It is amazing how little our culture finds offensive: in films, on the internet, on primetime, cable, and streaming TV. There’s a cornucopia of binge-worthy series to watch with all kinds of sketchy situations and deliciously salacious scenarios.
(Which I am totally guilty of watching myself!😊)
Now I am no prude. I do not believe in censorship. And I am not an advocate of so-called “cancel-culture.” We can all just change the channel, after all. But I confess that I am often bewildered at some of the series passing themselves off as entertainment: 90-Day Fiancé; Hoarding: Buried Alive; Dr. Pimple Popper; America’s Worst Tattoos! Really? No holds barred, just about any tacky thing can apparently become must-see-TV. The squirmier the better.
But there is one situation that often gets censored, that still makes lots of folks squirm: the sight of a nursing mother. A mother’s breast, a suckling child, the picture of someone feeding another with themselves, many find to be downright offensive.
(Yes, please! Cover that up!)
“Eat me and live,” Jesus says. “Eat my flesh and drink my blood and live.”
Even if it is just a metaphor, Jesus’ in-your-face imagery was incredibly graphic. And Jesus knew it. The Jewish New Testament scholar Geza Vermes tells us, that in ancient Palestine hearing these words at the table, would likely have made Jesus’ disciples wretch and become a bit nauseous. Drinking blood was taboo. It violated the Torah. It was foreign, alien, and unthinkable. In the ears of his own people, Jesus’ words would have been down right offensive.
Such words were difficult, hard to swallow, hard to accept. Jesus, of course, was well aware and knew his disciples would complain: “Does this offend you?” he asks them.
This is my Body. This is my Blood.
Now, we are so accustomed to hearing these words Sunday after Sunday. In our ears, like a Christian mantra, they soothe and comfort and reassure. In the 21st century, they have lost some of their punch, some of their intended power. But in first-century Palestine, their poignancy would not have been missed.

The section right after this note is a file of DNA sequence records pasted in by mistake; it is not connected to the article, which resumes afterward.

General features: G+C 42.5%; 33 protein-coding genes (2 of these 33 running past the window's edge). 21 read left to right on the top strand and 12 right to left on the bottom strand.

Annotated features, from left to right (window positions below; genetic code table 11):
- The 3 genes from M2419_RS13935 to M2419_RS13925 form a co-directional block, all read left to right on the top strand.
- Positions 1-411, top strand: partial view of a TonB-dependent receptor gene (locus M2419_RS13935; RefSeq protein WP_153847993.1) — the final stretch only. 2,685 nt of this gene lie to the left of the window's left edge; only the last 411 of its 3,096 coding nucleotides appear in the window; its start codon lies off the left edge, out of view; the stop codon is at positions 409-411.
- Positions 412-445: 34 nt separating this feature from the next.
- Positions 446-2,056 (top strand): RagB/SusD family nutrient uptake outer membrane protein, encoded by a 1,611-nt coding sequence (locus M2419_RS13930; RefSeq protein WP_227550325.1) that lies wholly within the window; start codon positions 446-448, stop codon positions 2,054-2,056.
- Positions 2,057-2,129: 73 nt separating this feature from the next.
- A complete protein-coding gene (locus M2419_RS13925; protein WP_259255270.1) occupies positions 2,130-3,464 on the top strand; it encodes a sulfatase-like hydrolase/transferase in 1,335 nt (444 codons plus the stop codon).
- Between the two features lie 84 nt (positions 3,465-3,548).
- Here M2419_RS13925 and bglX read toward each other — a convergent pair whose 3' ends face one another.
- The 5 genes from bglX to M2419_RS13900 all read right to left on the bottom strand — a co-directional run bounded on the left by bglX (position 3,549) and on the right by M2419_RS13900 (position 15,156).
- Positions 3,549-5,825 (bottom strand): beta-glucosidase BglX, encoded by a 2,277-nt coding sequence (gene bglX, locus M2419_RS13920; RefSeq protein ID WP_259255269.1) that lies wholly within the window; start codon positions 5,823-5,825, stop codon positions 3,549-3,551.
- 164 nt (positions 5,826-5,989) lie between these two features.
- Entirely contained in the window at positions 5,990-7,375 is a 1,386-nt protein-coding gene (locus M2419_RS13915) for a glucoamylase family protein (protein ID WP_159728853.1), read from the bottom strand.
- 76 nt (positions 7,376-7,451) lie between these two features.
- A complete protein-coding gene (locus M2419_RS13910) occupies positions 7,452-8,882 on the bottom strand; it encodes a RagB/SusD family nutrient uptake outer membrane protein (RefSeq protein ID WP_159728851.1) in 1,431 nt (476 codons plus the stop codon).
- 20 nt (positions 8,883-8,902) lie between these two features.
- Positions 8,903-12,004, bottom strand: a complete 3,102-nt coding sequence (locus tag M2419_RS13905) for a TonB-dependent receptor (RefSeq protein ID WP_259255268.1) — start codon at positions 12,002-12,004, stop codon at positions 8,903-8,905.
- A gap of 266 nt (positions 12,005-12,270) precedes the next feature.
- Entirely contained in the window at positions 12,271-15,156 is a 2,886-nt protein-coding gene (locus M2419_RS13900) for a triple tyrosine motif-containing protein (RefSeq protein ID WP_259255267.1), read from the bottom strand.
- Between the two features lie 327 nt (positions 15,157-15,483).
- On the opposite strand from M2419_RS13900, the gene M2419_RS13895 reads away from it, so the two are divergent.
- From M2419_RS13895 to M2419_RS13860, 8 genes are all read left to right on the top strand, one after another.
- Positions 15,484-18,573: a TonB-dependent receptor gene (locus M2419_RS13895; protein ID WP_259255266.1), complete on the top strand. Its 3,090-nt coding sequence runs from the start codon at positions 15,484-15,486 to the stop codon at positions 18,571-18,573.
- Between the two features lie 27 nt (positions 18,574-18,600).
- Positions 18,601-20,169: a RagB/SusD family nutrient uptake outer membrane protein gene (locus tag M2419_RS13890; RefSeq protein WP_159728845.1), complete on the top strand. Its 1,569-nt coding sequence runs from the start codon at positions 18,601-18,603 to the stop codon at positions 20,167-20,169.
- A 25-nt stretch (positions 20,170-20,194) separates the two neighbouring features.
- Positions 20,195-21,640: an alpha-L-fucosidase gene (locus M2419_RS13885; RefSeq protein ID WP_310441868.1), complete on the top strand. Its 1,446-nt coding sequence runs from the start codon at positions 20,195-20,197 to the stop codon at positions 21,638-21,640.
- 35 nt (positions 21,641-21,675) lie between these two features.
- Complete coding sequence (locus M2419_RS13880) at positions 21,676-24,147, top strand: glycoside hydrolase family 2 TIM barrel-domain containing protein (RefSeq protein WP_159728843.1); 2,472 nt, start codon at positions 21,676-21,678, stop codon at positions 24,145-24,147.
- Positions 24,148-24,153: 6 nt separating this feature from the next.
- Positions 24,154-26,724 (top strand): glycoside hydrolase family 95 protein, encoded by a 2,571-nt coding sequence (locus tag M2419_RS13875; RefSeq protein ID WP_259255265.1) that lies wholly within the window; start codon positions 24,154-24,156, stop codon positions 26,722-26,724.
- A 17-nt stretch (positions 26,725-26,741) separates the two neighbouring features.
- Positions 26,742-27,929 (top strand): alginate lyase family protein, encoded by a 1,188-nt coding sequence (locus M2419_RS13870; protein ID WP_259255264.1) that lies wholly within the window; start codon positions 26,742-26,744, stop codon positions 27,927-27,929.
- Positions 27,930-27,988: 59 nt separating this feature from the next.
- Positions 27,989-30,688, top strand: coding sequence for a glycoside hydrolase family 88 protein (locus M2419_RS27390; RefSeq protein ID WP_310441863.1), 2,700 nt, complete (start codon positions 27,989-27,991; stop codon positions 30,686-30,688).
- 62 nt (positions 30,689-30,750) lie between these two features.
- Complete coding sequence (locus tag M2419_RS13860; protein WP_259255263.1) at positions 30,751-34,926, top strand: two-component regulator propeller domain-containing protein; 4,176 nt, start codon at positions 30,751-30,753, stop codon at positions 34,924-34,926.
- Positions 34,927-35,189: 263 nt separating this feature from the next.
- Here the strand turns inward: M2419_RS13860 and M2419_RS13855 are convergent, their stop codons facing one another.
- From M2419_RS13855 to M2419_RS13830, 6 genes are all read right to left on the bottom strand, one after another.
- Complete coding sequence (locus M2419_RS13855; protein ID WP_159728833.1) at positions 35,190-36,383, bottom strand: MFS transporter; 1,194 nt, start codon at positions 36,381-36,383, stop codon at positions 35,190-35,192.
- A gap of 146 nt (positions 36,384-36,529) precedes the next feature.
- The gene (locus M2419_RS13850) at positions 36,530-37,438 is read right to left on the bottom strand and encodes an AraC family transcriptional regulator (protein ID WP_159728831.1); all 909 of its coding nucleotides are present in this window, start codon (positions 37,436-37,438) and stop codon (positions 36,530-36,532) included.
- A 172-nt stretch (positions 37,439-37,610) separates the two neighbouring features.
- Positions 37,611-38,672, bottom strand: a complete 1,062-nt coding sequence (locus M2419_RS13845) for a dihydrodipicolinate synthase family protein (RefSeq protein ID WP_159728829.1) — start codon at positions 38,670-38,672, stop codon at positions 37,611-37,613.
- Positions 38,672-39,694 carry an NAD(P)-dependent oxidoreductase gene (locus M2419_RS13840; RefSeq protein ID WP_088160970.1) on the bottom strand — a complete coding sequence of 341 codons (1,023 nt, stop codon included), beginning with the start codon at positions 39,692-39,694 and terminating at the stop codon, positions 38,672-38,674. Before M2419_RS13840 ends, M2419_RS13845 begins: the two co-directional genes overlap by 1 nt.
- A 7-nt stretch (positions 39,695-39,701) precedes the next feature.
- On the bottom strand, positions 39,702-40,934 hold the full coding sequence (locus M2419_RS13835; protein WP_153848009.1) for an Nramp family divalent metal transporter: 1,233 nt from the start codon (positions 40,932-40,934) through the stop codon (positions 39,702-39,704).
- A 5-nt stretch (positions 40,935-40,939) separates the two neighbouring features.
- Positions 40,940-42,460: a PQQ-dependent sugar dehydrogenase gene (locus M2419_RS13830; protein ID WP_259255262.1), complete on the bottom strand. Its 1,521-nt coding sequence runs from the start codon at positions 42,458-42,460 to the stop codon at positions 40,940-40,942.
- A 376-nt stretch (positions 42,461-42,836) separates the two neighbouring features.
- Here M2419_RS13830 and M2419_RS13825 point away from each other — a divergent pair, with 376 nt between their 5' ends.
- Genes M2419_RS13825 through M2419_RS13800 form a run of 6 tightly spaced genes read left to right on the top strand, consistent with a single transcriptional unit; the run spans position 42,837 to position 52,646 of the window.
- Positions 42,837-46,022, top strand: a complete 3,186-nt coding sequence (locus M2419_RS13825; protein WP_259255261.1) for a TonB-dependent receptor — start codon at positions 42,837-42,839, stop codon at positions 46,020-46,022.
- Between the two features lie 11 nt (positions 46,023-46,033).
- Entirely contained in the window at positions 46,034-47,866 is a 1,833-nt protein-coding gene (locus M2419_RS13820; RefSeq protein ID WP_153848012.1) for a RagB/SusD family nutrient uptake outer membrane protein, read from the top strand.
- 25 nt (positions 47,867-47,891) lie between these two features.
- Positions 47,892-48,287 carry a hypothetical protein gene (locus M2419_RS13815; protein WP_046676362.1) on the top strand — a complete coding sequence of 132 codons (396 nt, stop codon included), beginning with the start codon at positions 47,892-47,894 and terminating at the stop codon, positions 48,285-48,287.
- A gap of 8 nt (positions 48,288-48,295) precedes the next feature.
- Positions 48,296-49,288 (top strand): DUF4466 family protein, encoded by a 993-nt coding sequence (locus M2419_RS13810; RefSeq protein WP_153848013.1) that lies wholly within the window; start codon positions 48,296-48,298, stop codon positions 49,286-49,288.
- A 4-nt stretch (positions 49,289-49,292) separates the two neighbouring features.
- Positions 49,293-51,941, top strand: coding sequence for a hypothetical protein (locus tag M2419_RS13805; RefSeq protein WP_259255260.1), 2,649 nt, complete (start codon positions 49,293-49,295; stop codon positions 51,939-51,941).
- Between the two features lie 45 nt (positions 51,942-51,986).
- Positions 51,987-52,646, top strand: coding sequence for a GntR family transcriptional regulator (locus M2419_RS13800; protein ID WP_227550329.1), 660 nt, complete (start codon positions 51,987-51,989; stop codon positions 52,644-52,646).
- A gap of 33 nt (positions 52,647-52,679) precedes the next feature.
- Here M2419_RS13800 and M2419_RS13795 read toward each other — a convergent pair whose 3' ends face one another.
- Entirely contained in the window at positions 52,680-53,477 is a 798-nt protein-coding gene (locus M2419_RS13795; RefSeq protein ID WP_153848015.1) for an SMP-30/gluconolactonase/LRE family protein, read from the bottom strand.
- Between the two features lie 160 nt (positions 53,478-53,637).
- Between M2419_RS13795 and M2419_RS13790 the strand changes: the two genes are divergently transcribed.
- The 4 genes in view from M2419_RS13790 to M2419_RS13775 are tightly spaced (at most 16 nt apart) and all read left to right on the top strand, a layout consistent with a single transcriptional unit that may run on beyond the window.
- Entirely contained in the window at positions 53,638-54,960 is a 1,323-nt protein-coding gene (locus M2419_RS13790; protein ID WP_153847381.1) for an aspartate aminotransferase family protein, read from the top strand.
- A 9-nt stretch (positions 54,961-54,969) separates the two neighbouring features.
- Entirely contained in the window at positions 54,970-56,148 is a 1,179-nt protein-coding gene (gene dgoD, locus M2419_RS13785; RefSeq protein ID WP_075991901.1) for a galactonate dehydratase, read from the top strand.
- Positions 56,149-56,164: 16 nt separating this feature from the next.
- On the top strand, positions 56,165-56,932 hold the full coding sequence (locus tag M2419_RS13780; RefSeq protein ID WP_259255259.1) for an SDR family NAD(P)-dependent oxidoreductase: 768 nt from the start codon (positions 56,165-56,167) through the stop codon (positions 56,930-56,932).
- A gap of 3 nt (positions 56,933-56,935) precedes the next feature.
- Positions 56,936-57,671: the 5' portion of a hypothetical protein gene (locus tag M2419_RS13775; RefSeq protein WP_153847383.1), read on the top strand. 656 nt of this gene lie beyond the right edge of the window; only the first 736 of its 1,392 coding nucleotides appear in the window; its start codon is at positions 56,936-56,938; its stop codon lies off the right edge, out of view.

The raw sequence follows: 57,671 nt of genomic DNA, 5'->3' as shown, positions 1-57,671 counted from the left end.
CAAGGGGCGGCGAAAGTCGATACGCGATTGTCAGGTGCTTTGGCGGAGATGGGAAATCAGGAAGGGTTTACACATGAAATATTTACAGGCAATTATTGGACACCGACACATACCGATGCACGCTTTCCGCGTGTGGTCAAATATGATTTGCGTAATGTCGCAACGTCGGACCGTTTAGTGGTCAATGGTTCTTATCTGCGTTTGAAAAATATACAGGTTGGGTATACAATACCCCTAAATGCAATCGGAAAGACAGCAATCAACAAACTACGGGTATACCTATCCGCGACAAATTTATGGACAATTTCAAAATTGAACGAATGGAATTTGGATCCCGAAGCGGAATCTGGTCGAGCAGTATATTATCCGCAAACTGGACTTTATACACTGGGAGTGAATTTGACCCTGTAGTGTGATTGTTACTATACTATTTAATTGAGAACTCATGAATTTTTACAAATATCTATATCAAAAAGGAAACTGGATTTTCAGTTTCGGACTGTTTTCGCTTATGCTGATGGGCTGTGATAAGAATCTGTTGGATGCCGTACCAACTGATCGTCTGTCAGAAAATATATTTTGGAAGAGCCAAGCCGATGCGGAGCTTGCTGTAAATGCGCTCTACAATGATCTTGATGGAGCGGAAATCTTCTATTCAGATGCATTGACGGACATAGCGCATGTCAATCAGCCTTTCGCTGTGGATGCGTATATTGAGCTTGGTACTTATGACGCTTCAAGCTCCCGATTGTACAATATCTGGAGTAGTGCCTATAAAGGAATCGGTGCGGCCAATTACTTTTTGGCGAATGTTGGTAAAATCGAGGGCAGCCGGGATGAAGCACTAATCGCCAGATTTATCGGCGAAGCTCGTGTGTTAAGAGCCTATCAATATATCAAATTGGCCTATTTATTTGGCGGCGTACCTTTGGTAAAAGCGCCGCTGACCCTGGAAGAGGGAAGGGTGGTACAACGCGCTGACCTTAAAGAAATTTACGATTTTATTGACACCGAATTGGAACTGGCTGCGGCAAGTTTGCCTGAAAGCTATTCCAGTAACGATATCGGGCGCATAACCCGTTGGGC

Our offensive God breaks his own laws. Eat me, he says, and live. Devour me flesh and blood. Eat of my body and drink of my soul, and I will give you life. Like a nursing mother, suckling her hungry child, Mother Jesus feeds us with himself.
Julian of Norwich, a mystic and Anglican saint of the Middle Ages, was censored for addressing our Lord as Mother Jesus.
Julian lived at a time and in a place plagued by death. Throughout her life in the fourteenth century, England was continually at war and struggled with repeated outbreaks of the Black Death, the bubonic plague. During her lifetime “living quarters were commonly shared with rats… and clothing was worn until it fell off your back… Death was as ordinary and expected as the hopeful rising of the sun.” (Journeying with Julian, C. Hugh Hidesly)
Now, Julian was an educated woman and possibly a widow who may have lost a husband to the war and a child to the plague. Subsequently, she became an anchoress, a solitary- soul-friend taking up residence in a little church at Norwich (where she famously is said to have kept a cat.) There, shortly after the outbreak of the Great Pestilence, Julian experienced “sixteen showings” — sixteen visions. And in these visions, she vividly saw the Passion of Jesus. She saw the self-sacrifice of Jesus, not as a Father who saves us from afar, but as a Mother who feeds us tenderly on her knee.